A revolutionary or terrorist movement has much to gain from getting a real government to declare war upon it. This gives the movement considerable status, putting it in some sense in the same league with the government with which it is now recognized as at war. No sensible government wishes to give such quasi-legitimacy to a movement it is trying to stamp out.As usual, American Conservative magazine is lucid with regard to this subject. Bin Laden's "lesser" jihad is a vulgar guerrilla tactic of an illegitimate resistance movement.
Bin Laden knows how to speak to and engage his audience, and to twist his lesser jihad in their minds into a noble cause by invoking common and deep-seated feelings of unrest, rage and humiliation among young Muslims and scapegoating the West. History has given bin Laden a tailor-made narrative of victimization that all Muslims can to some degree relate to: it was the Holy Crusades that crushed the glorious caliphate, Jerusalem was sacked and stolen, and ultimately given over to the Jews as the State of Israel. Centuries of colonial rule stifled Arab society, and even after colonial rule European and American interference kept Arabian and Muslim nations subservient. Whatever oil-producing countries couldn't be bought by greasing the palms of the corrupt rulers had their popular governments covertly subverted by the CIA.
Nevermind that many of these claims are exaggerated or entirely false, bin Laden's narrative of victimization resonates with the disaffected -- even if it is their native governments and not the West causing them grief.
While bin Laden may consider the form of Shi'ite Islam practiced in Iran to be heretical, the example of Iran's religious and political revolution in 1979 must have been to him a very powerful symbol of the potential inherent in his brand of radicalism. That bin Laden and al Zawahiri's rag-tag band of misfit extremists managed to rise to the notoriety they enjoy today is in many ways an acute symptom of the boiling cesspool of dissent that had been fomenting in the region since at least the end of World War I.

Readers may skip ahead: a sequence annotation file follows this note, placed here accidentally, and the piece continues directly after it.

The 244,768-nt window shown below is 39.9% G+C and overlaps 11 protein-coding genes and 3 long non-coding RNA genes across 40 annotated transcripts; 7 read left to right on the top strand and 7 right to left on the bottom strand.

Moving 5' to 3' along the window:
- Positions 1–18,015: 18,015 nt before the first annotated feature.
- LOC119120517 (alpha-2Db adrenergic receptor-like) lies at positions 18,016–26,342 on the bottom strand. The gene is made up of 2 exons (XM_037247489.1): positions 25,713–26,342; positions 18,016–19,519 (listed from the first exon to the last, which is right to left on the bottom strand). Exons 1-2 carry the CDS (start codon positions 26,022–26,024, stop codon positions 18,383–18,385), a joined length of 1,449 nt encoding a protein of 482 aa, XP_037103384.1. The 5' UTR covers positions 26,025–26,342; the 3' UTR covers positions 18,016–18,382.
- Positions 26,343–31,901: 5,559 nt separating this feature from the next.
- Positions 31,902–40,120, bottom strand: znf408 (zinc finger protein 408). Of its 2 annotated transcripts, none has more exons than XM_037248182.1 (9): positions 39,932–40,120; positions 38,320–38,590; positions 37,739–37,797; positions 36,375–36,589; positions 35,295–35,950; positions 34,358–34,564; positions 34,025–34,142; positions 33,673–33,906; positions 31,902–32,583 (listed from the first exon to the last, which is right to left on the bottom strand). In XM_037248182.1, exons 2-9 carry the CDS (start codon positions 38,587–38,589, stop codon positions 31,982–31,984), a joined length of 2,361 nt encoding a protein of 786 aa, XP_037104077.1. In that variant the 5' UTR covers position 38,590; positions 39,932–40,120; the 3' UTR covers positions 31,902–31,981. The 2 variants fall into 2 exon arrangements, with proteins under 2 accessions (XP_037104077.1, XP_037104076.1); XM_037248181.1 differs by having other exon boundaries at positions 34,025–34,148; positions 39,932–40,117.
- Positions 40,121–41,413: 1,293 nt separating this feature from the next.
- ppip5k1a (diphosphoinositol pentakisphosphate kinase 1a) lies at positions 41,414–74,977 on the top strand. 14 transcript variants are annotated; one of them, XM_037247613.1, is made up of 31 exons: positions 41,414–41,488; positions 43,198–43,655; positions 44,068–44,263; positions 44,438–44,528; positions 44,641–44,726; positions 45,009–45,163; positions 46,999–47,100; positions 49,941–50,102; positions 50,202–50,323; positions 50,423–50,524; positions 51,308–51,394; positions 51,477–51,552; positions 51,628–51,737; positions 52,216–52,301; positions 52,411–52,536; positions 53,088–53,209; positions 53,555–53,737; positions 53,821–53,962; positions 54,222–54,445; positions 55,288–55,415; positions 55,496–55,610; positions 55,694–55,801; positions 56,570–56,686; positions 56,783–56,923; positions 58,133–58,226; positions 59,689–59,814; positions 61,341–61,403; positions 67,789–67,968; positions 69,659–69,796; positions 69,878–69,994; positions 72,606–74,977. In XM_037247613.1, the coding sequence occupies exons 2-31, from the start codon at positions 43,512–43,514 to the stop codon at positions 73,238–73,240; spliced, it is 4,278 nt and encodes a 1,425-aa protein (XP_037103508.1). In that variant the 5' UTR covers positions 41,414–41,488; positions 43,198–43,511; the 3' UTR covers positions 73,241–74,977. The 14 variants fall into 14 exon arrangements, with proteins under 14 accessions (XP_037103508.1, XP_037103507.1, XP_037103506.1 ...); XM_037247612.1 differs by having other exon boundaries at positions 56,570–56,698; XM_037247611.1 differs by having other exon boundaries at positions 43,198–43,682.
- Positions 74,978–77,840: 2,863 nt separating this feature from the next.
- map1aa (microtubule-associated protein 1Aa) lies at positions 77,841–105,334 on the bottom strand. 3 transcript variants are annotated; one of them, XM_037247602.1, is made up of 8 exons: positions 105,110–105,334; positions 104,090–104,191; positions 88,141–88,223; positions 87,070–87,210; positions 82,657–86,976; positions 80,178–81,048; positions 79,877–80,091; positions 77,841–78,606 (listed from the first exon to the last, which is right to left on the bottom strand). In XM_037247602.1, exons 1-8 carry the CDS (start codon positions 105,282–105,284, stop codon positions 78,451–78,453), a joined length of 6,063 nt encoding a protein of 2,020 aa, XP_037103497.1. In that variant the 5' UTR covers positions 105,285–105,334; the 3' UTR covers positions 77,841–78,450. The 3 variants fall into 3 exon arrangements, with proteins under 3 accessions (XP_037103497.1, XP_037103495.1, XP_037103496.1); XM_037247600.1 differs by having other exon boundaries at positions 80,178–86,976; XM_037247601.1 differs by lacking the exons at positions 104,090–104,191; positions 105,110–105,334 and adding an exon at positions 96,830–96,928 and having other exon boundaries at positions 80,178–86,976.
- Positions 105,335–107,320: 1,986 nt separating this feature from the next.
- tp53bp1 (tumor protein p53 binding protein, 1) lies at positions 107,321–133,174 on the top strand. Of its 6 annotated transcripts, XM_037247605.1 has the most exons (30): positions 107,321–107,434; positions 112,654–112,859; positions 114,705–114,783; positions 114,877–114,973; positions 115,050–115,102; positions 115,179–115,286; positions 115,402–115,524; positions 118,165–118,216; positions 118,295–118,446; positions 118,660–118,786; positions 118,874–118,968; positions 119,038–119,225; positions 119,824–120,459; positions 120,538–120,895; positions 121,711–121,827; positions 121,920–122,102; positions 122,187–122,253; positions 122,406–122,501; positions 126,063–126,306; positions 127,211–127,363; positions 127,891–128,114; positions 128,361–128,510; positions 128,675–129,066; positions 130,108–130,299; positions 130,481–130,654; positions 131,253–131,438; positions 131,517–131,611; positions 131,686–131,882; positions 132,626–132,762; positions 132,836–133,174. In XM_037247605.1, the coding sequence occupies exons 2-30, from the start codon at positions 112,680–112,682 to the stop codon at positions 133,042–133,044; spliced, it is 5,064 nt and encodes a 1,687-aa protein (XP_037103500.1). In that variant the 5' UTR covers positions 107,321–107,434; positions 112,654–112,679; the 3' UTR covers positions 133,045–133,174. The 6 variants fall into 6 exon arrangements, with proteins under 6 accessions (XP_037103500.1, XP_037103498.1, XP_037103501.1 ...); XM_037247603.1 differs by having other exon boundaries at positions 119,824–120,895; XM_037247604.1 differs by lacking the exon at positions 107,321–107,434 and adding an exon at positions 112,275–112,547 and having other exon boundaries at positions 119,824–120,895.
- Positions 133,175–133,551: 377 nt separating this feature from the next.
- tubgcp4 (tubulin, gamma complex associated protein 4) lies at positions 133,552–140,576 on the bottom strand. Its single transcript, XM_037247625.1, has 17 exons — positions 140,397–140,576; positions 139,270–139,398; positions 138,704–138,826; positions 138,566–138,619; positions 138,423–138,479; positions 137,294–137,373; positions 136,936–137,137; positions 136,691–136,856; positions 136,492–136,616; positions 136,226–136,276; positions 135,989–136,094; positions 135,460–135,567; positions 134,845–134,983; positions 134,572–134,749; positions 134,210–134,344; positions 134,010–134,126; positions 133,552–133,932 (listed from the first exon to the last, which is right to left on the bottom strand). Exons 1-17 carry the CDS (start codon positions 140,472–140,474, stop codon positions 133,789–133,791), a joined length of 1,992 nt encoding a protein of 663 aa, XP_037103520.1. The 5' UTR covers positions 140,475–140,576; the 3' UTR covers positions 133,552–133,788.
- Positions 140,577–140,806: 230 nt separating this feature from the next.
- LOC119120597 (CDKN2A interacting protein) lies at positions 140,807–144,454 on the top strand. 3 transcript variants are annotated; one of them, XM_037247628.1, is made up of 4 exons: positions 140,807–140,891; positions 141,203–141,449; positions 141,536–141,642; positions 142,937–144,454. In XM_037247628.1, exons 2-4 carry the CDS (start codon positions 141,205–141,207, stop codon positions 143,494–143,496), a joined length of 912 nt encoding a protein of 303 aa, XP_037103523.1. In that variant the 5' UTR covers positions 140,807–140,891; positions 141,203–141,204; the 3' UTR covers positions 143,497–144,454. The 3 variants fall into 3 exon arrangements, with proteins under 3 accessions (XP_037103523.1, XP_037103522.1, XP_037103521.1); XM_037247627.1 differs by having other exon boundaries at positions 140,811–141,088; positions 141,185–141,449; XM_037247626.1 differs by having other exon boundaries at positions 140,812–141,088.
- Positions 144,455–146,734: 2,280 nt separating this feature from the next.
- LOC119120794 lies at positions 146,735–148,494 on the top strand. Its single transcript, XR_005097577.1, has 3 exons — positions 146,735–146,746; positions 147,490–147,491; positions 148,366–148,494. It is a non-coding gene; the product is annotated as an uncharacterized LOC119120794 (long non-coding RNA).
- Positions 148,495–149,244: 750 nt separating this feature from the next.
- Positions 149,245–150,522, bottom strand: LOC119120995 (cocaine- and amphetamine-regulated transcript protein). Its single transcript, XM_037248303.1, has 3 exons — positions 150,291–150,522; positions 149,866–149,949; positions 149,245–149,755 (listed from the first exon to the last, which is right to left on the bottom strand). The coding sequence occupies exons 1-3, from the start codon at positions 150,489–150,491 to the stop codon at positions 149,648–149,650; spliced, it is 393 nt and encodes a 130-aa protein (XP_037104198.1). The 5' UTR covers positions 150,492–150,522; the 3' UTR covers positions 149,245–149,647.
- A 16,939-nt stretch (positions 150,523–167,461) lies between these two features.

It is generally felt that the Iranian Revolution in 1979 resembled the Bolshevik revolution by design. This was of course great propaganda and political theatre against the West at a time when the Cold War was in full swing.
Informed by his experiences rebuffing the Soviets in Afghanistan, is it any wonder that when bin Laden turned his murderous intent on the United States he would use the same tactics of hit and run? Certainly it cannot be a coincidence that the United States is now engaged in a free-form guerrilla war in Iraq, designed to resemble both the Soviet's failed war with Afghanistan and the United States failed and demoralizing war with Vietnam -- bolstering the muhajadeen while at the same time wearing down the will of the Americans, fomenting the same sorts of internal turmoil that America endured in the 1960s and 1970s?
Yet the voices that raised the alarm in 2001 about the costs of engaging bin Laden, and worse, waltzing into the strategic tar-pit of the Middle-East were and are dismissed as fringe elements, even when we have bin Laden in his own words in 1998 saying that it is his goal to engage the United States in just the sort of war we are now fighting.
4000 soldiers and a trillion dollars and counting. The best hardware and presumably the best military minds that can be found, and the 6'4" son of a construction magnate with a set of bad kidneys is literally leading us around by our dicks.
They attacked us, and apparently hit us in the brain, because little we have done since then has made much sense.
I'm sure that each night before going to sleep Osama bin Laden thinks about it and smiles.